Other cultural sensibilities can catch you unaware, as Soffia relates: “Accent was an interesting problem I came across. I once worked in a company that created an advert in the UK with a native speaker for the Dutch market. The local staff fed back that it sounded like your creepy uncle was voicing it over…”
Amanda Lam points out that while the rest of the world is learning to live with Covid, the “Zero-Covid” policy enforced in China and Hong Kong is making international travel much more difficult. She says strict lockdowns in Shanghai are even impacting global supply chains and product development for many industries. This is causing delays and blockers in key development activities.
Furthermore, the erosion of freedoms in Hong Kong resulting from the introduction of the National Security Law has, says Amanda, caused something of an exodus from the city, with the result that there are talent shortages in many companies.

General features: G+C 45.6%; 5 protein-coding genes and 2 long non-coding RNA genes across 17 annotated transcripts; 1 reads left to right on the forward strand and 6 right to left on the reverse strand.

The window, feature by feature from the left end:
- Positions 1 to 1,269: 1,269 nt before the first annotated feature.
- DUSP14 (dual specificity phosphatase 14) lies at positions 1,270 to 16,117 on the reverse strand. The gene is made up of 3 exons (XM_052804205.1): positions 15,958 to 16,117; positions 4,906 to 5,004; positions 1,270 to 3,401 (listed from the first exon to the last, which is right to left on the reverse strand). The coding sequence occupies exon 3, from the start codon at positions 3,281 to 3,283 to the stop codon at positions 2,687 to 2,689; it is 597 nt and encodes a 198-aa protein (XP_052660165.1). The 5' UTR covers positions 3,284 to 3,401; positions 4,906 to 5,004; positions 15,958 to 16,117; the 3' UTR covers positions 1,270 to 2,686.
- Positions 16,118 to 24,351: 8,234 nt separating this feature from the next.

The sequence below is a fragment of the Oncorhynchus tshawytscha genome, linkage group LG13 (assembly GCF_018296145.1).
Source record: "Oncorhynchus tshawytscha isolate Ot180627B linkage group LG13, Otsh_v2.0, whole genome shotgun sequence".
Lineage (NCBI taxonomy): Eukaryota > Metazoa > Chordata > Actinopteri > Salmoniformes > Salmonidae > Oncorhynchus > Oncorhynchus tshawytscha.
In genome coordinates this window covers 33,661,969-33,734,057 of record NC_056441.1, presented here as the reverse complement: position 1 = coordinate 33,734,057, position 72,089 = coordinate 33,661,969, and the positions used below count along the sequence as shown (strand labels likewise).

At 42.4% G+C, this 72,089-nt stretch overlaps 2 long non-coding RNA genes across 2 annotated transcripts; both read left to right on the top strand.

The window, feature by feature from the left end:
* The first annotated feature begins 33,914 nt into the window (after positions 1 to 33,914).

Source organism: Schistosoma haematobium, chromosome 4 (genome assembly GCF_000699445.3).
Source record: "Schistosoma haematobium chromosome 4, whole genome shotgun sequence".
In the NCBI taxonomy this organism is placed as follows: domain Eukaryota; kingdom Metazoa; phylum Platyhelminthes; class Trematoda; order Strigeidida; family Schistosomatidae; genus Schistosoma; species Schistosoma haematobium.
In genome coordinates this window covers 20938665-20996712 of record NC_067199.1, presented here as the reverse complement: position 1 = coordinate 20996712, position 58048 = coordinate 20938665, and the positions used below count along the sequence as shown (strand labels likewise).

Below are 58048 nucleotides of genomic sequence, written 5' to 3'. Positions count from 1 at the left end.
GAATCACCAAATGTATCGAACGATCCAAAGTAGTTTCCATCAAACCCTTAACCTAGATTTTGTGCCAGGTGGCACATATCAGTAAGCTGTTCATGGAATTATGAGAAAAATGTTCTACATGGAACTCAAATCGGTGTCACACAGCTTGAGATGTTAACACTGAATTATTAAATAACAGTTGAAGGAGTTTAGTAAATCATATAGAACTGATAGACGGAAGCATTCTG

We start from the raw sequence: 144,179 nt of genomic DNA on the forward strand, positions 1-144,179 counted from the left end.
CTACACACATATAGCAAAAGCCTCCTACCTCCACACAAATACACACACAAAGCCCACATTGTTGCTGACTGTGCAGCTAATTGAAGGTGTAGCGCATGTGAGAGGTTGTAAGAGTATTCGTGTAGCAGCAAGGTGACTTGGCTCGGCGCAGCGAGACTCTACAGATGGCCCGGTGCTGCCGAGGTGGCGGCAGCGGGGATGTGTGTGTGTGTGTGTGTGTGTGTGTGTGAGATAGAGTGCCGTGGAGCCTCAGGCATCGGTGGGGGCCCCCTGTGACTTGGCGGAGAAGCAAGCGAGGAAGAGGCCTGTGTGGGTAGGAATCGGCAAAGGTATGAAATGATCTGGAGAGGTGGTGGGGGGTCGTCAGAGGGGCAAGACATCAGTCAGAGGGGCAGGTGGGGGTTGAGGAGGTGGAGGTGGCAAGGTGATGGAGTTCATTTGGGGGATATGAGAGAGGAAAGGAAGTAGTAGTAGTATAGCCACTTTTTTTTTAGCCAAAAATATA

Local marketing and training may also need to be reviewed to address differences in business culture. Craig says he’s worked on products where even the description of a product has been changed to accommodate local business culture. He talks about an oil and gas data product he worked on: “In geographies where we knew that senior leadership would look at it directly like Europe, the UK, and parts of the US, we talked about the ease of access, speed, pre-formatted reporting. In India and Japan for example we talked about the credibility of the data, the completeness, the auditing, and the amount of rigour that had gone into the product. It meant senior people trusted the data and had confidence they wouldn’t be embarrassed by incorrect data, and by making bad calls.”
Toranotec: at the early stages of global expansion